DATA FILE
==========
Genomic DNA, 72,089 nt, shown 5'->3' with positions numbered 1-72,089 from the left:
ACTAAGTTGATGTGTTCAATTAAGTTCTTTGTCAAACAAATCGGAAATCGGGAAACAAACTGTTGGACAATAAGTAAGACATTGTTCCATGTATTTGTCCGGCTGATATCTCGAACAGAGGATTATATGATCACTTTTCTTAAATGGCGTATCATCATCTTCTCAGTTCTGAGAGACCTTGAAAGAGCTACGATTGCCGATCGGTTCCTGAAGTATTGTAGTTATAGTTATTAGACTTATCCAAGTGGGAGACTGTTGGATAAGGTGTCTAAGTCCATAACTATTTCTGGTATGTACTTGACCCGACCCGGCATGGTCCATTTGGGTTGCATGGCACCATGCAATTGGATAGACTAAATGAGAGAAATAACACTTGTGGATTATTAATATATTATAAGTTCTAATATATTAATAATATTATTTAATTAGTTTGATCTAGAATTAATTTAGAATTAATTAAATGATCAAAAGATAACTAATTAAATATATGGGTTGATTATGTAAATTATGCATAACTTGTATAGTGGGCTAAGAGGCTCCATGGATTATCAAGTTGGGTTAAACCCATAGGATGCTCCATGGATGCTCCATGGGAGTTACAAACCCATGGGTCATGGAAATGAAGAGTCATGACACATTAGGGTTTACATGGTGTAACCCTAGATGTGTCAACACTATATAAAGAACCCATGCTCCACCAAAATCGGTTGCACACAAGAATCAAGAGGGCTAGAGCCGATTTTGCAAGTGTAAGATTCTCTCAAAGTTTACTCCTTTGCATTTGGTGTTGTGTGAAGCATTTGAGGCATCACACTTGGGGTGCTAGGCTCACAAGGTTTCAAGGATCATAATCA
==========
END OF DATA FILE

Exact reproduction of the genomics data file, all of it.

Genomic DNA, 72,089 nt, shown 5'->3' with positions numbered 1-72,089 from the left:
ACTAAGTTGATGTGTTCAATTAAGTTCTTTGTCAAACAAATCGGAAATCGGGAAACAAACTGTTGGACAATAAGTAAGACATTGTTCCATGTATTTGTCCGGCTGATATCTCGAACAGAGGATTATATGATCACTTTTCTTAAATGGCGTATCATCATCTTCTCAGTTCTGAGAGACCTTGAAAGAGCTACGATTGCCGATCGGTTCCTGAAGTATTGTAGTTATAGTTATTAGACTTATCCAAGTGGGAGACTGTTGGATAAGGTGTCTAAGTCCATAACTATTTCTGGTATGTACTTGACCCGACCCGGCATGGTCCATTTGGGTTGCATGGCACCATGCAATTGGATAGACTAAATGAGAGAAATAACACTTGTGGATTATTAATATATTATAAGTTCTAATATATTAATAATATTATTTAATTAGTTTGATCTAGAATTAATTTAGAATTAATTAAATGATCAAAAGATAACTAATTAAATATATGGGTTGATTATGTAAATTATGCATAACTTGTATAGTGGGCTAAGAGGCTCCATGGATTATCAAGTTGGGTTAAACCCATAGGATGCTCCATGGATGCTCCATGGGAGTTACAAACCCATGGGTCATGGAAATGAAGAGTCATGACACATTAGGGTTTACATGGTGTAACCCTAGATGTGTCAACACTATATAAAGAACCCATGCTCCACCAAAATCGGTTGCACACAAGAATCAAGAGGGCTAGAGCCGATTTTGCAAGTGTAAGATTCTCTCAAAGTTTACTCCTTTGCATTTGGTGTTGTGTGAAGCATTTGAGGCATCACACTTGGGGTGCTAGGCTCACAAGGTTTCAAGGATCATAATCA